Speaking of side content: Please note that side quests have been replaced by world events. It’s mostly just a different moniker, because they generally work the same way. You’ll see an icon on your map, go to where it directs you, and get asked to help someone in need. This is true for the most part, but some of these world events are more creative than what we’re used to. It seems that each one is different, and some really stand out. For example, one of the first ones I did tasked me with destroying a couple’s home because they could only have sex while in the midst of a war or conquest. During another, I had to get into a fist fight with a grandfather whose punch was so strong that he could knock me out in one hit. This was at the behest of his grandchildren, of course.
During my time with Assassin’s Creed: Valhalla, I’ve completed a lot of world events. I saw the achievement for completing ten of them and wondered if they’d be scarce, but that unlocked very early on because I did so many. The two I mentioned were highlights, but some others had me meeting and assisting a man with an axe stuck in his forehead, fighting for a throne made of mud in an abandoned church, helping someone carry dropped apples before bobbing for some at their home and making sure that a very stoned man survived his inebriated journey. Needless to say there’s a lot of creativity and humour to be found within these side quests, and it’s appreciated. I had a lot of fun with them, and look forward to finding and completing more.
At first, I must admit that I didn’t know if this iteration would be for me. The starting combat sequences were rather difficult, and were slower than I’d expected.
When I went back to finish Origins‘ DLC after starting Odyssey, it was hard to adjust to that game’s combat again because things had changed for the better. I’m not sure if that’s the case here. While the combat will be preferable to a lot of people, I think I still slightly prefer Odyssey‘s, even though I’ve gotten used to and a lot better at fighting the enemies scattered throughout Valhalla.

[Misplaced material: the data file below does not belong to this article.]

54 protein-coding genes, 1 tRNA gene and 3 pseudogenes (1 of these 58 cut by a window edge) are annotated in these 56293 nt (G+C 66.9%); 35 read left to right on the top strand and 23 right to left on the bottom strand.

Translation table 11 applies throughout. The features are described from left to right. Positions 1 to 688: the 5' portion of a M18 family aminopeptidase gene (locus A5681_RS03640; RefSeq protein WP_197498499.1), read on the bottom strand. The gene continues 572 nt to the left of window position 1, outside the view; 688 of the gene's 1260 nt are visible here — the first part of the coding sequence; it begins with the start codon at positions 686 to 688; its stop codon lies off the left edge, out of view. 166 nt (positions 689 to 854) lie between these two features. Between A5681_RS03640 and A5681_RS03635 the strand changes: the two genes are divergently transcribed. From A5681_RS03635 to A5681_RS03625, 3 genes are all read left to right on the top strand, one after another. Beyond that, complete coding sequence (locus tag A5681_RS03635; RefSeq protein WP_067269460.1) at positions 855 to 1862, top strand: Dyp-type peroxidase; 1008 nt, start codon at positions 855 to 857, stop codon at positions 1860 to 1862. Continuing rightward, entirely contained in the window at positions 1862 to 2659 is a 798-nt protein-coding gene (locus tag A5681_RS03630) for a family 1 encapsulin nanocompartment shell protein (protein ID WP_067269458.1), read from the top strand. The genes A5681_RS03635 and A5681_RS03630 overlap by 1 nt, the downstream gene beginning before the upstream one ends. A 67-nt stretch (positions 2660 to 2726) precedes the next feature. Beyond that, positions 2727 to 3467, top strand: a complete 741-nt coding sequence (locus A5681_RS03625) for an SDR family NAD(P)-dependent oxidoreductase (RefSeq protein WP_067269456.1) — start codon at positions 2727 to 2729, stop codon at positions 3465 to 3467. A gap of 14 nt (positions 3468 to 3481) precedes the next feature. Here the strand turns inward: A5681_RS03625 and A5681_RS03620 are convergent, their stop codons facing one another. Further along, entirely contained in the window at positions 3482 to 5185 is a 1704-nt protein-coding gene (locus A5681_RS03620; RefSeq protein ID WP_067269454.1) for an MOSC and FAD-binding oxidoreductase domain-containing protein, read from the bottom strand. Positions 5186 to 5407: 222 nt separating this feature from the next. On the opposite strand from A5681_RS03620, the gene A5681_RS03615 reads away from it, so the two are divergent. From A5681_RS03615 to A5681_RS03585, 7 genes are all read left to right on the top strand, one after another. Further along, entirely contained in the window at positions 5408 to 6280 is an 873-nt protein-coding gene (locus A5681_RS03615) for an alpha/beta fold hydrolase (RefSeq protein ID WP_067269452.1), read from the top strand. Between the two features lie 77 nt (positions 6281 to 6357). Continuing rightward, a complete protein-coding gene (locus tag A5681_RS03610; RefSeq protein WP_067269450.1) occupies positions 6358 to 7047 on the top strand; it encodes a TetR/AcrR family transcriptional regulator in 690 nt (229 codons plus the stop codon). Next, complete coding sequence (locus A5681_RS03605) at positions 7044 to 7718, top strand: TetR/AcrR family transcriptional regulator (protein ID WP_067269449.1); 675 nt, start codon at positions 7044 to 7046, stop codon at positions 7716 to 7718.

As I mentioned at the start of this review, some inspiration was taken from the Soulsborne games. Being that I can’t stand that sub-genre, I wasn’t too enthused at first. The combat was challenging, and the addition of a stamina bar made it less fun. Over time, though, I’ve started to enjoy it more and more, and generally have no problem with it now. That said, I am worried that more Soulsborne elements may eventually make their way into this series, which I play every year or two and enjoy.
Stamina is required for everything you do in combat, outside of shooting an arrow or performing a special ability, because there are special meters for those. Every time you swing your axe, sword, mace or whatever it is you’ve got equipped, you’ll lose stamina. The amount is dependent on the type of attack you choose to use, be it a regular swipe or a heavy hit. This is also true of rolling out of danger, which is something you’ll get used to managing. Don’t let the inaugural battles turn you off, because it does get better and isn’t always that hard.
If I remember correctly, Assassin’s Creed: Odyssey had regenerating health like previous games in the series. It’s been a decent amount of time since I played it last, but I remember that I could fall from a height and wouldn’t have to worry about dying. My health would go low, but it would eventually regenerate. This time around, there is no regenerating health, unless it’s locked behind an ability I didn’t find. Instead, you’ll need to use rations to heal, and will have to take food from pots or pick berries to fill the meter when it’s depleted. Things can be a bit challenging with only one available ration, so I recommend picking up as many resources as you can in order to level your available amount of rations up. Every time I saw an iron ore deposit, I would smash it and pick up the pieces. I also tried to hunt and loot as much as possible.
From the start, though, things were more streamlined. I had heard that this was going to be a tighter and perhaps even smaller game than Odyssey, but was still surprised by some things. For instance, there’s not a lot of crafting to do outside of upgrading certain things like your ration pouch and arrow holder. Iron ore can be used for these things, but it can also be turned into the blacksmith at your camp for weapon upgrades. You’ll also use materials to upgrade weapons and armor/clothing items while on the go, through the equipment screen.